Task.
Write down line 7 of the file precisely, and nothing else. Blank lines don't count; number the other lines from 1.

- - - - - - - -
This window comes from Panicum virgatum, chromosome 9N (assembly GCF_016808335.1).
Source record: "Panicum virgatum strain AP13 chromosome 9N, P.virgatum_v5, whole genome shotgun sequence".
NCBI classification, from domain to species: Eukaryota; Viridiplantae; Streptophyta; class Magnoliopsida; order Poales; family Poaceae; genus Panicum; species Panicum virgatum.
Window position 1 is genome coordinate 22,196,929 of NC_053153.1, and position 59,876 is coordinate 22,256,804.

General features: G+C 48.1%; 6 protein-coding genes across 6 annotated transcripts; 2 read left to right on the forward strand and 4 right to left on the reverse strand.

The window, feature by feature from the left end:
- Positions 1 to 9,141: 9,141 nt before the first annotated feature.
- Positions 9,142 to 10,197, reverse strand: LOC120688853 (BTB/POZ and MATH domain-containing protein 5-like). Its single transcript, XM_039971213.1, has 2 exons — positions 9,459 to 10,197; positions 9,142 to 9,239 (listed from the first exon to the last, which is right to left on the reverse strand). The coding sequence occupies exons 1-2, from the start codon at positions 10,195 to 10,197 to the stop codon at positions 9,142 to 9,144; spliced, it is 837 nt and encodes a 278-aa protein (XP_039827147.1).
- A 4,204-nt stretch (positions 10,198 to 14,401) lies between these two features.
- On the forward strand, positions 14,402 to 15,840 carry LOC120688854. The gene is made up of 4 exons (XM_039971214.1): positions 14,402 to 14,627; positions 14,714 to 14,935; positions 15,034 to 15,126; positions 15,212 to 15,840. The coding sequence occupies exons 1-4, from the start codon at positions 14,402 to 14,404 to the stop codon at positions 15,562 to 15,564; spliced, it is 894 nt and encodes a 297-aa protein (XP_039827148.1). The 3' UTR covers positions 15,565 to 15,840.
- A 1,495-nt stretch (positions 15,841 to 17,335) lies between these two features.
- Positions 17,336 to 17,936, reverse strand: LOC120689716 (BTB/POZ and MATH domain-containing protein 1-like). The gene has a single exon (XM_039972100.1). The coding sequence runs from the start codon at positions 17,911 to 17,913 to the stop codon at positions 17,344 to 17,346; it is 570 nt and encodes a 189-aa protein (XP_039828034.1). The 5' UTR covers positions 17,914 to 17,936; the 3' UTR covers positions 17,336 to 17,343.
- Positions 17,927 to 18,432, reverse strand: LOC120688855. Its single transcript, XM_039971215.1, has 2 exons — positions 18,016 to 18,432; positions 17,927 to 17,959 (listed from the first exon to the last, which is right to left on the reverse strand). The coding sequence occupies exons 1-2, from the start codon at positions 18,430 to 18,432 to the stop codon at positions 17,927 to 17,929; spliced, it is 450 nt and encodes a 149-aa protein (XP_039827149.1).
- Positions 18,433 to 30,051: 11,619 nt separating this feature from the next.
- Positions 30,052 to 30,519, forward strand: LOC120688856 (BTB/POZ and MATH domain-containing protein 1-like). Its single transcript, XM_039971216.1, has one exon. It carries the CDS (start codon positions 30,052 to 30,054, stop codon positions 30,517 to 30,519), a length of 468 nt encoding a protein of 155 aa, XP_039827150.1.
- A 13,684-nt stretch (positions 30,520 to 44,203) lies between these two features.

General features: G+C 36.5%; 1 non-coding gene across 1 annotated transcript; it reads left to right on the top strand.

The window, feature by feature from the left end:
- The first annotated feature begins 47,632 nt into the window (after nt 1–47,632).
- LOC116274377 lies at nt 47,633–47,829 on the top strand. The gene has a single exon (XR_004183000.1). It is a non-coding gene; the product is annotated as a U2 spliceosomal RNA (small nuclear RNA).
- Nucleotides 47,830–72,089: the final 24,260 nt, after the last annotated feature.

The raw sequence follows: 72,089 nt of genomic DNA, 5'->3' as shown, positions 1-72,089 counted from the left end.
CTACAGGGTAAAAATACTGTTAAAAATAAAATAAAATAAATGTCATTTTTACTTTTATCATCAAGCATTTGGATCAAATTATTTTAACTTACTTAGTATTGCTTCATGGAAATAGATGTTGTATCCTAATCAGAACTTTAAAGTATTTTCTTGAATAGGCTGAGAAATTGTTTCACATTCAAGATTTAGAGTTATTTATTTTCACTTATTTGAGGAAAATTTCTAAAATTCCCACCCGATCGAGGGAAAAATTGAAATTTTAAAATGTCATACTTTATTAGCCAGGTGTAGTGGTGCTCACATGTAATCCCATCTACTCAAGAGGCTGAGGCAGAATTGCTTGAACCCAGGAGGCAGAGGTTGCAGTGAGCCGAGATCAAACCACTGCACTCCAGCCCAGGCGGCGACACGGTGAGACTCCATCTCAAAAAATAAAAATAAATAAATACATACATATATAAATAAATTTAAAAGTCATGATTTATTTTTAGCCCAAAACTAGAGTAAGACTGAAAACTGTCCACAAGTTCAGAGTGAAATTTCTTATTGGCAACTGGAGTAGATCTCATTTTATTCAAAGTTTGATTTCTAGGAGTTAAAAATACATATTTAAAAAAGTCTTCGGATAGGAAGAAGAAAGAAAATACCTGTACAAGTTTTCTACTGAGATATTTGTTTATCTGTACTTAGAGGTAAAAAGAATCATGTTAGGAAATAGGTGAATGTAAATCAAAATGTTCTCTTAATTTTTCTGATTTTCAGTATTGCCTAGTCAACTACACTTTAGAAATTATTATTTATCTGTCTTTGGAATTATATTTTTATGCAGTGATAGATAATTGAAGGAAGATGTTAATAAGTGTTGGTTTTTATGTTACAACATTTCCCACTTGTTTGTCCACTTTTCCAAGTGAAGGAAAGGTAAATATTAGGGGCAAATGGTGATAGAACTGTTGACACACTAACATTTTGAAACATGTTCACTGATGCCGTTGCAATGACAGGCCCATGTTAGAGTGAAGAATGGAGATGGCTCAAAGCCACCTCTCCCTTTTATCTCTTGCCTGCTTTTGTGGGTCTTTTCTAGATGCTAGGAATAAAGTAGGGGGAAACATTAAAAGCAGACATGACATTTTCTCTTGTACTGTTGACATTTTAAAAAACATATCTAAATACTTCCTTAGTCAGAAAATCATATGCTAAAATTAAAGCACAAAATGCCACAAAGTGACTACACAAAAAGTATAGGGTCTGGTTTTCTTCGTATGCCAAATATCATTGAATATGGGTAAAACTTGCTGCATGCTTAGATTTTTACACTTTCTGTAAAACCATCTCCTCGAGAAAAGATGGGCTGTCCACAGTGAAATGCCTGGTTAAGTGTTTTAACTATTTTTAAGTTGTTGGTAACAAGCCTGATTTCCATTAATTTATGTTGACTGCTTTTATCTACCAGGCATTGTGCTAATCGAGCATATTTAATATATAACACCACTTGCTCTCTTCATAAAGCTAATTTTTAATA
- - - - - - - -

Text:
- Positions 1 to 9,141: 9,141 nt before the first annotated feature.